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Tuesday, May 29, 2007

Dojo Offline Interview

My buddies Jay Dedman and Ryanne Hodson, video bloggers extraordinaire, did a video interview of me about Dojo Offline:

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Monday, April 23, 2007

Dojo Offline Beta Released: Toolkit for Offline Web Apps

Today we released the Dojo Offline Toolkit. Dojo Offline is a free, open source toolkit that makes it easy for web applications to work offline. It consists of two pieces: a JavaScript library bundled with your web page and a small (~300K) cross-platform, cross-browser download that helps to cache your web application's user-interface for use offline.

This was such a crazy application for me to work on. I've been crunching away on the offline problem for years, throwing different things against the wall to see what would stick: AMASS, Dojo Storage, early offline work using Dojo Storage and browser caching tricks, and now Dojo Offline. This project was a serious coding stretch for me; it involved using 6 different languages, 3 of which I don't even know (Perl, NSIS, Bash Shell Scripting) and one in which I'm frankly not very good at (C). Here's the languages it took for me to get this out the door:
It also involved some relatively serious interactions with the Win32 API, Cocoa, and cross-compilation environments. I've gotten lazy doing web programming -- I forgot how damn hard client-side development is, and how slow it can be to develop. It's definently reinforced my belief that moving more of this to the web is the correct thing, just for the ease of QA and distribution.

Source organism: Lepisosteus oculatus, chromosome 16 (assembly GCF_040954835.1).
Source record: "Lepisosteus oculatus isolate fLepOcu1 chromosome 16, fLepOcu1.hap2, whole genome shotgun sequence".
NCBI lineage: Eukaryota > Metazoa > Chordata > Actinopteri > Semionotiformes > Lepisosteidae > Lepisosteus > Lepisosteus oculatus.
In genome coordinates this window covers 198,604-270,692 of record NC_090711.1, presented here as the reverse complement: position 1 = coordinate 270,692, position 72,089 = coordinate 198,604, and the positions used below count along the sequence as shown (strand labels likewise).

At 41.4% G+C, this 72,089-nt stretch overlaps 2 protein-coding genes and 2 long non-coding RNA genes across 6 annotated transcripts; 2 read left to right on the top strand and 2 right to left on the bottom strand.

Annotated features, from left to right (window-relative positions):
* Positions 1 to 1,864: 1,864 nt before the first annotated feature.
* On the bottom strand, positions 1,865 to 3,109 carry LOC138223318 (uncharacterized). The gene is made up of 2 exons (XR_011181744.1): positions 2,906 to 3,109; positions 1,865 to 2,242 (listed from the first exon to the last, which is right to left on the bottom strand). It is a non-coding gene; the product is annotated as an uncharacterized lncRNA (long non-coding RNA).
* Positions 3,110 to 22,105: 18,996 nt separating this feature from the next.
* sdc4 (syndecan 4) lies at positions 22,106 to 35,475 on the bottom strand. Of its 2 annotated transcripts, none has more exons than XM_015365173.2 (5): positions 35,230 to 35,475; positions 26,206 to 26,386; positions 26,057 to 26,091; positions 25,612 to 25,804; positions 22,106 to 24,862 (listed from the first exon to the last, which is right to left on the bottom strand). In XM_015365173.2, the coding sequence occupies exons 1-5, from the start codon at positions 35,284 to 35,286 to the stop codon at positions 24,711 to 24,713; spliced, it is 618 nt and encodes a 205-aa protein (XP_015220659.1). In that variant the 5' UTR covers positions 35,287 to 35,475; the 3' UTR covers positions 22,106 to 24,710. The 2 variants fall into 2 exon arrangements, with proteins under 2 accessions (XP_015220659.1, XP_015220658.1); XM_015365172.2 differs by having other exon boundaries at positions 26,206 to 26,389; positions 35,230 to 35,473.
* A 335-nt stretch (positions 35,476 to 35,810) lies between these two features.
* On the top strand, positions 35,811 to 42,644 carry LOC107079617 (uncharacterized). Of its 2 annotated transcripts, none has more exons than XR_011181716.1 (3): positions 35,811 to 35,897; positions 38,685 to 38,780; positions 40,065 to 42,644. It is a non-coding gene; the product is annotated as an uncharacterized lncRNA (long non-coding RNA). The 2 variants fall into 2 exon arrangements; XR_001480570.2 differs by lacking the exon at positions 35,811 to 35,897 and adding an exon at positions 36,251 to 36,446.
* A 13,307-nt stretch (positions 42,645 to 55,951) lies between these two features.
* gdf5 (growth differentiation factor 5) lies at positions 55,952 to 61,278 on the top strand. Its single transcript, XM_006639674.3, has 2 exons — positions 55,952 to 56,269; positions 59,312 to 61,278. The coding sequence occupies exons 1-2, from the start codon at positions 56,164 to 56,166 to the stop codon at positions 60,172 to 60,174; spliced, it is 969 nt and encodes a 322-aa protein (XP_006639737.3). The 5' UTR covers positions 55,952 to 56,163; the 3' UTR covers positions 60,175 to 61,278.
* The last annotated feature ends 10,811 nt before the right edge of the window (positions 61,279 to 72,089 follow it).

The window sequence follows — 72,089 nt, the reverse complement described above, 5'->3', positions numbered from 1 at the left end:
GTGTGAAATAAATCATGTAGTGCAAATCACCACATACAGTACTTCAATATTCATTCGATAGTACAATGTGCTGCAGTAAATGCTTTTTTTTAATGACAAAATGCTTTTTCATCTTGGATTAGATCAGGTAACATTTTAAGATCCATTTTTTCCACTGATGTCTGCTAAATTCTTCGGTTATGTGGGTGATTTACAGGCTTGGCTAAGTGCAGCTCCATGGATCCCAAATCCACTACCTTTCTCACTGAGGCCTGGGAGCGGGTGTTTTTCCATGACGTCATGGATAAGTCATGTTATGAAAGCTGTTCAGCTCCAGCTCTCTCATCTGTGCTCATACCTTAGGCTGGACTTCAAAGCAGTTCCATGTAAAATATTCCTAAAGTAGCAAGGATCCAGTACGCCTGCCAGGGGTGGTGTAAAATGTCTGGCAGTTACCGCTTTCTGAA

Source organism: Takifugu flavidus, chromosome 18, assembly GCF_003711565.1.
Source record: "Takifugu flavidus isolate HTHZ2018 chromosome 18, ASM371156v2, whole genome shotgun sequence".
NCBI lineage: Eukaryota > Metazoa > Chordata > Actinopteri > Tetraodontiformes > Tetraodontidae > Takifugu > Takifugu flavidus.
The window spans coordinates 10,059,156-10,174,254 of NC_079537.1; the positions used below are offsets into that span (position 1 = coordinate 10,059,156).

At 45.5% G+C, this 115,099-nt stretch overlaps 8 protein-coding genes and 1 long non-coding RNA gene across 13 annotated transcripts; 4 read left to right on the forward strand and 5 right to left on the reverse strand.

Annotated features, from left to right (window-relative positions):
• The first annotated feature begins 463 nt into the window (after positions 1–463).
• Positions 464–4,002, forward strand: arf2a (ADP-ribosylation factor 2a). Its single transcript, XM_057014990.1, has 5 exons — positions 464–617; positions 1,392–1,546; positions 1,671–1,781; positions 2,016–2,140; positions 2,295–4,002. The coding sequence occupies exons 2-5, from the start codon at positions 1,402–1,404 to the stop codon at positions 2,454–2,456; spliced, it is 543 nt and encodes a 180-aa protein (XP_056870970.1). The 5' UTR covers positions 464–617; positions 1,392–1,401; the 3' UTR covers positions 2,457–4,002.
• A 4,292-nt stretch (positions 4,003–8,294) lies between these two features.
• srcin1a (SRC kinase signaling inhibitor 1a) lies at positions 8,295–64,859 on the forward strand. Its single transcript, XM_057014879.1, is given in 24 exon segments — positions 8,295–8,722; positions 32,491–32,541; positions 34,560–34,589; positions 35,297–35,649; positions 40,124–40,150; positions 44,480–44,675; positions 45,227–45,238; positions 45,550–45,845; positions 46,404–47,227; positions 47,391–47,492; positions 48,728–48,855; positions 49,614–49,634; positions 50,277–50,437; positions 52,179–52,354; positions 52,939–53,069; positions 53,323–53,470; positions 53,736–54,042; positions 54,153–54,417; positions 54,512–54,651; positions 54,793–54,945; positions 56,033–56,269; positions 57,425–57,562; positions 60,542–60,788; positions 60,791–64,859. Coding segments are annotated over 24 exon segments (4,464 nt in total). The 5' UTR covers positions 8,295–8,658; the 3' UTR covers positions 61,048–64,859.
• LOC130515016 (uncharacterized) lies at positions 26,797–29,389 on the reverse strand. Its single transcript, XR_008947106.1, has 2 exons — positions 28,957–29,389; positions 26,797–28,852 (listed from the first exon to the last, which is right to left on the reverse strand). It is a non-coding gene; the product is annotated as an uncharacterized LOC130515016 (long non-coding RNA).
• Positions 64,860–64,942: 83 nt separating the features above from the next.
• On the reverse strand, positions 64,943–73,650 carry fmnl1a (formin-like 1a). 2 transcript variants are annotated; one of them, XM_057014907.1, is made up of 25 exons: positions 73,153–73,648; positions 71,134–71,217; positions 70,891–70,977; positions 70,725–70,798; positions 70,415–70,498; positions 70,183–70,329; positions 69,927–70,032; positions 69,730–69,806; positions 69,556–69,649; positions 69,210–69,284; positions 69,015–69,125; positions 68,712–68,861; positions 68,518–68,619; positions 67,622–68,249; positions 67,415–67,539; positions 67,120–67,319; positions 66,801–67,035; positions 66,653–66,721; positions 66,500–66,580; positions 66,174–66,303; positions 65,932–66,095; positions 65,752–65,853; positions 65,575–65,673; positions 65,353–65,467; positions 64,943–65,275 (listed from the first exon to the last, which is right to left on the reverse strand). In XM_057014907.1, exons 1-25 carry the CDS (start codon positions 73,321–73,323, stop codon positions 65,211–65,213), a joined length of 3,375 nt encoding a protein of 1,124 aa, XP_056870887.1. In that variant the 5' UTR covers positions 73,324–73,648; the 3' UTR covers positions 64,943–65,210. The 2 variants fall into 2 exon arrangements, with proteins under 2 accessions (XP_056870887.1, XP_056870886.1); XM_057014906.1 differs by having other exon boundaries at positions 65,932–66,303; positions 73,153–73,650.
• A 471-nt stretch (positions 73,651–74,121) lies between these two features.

This project almost didn't happen multiple times -- there were many times in which I thought it would be impossible and got pretty close to giving up, but the thought of not delivering kept me going. What we have up is a beta -- there are bugs and glitches for some edge cases, but the functionality is there and the core use cases work well. We now just have to drive the beta forward and keep iterating to press the bugs out across more and more tested PCs. Very special thanks to SitePen (Dylan Schiemann and Carrie Sackett in particular) -- without their support the Dojo Offline Toolkit would never have happened.

I'm really going to need the help of the wider community to pitch this tent. Dojo Offline is really just a scrappy open source project, and like any low-to-the-ground open source project it's resource constrained. What we really need is one or two more really good C-programmers. With that the sky would be the limit.

Ok, now I'm going to go sleep for a very long time :)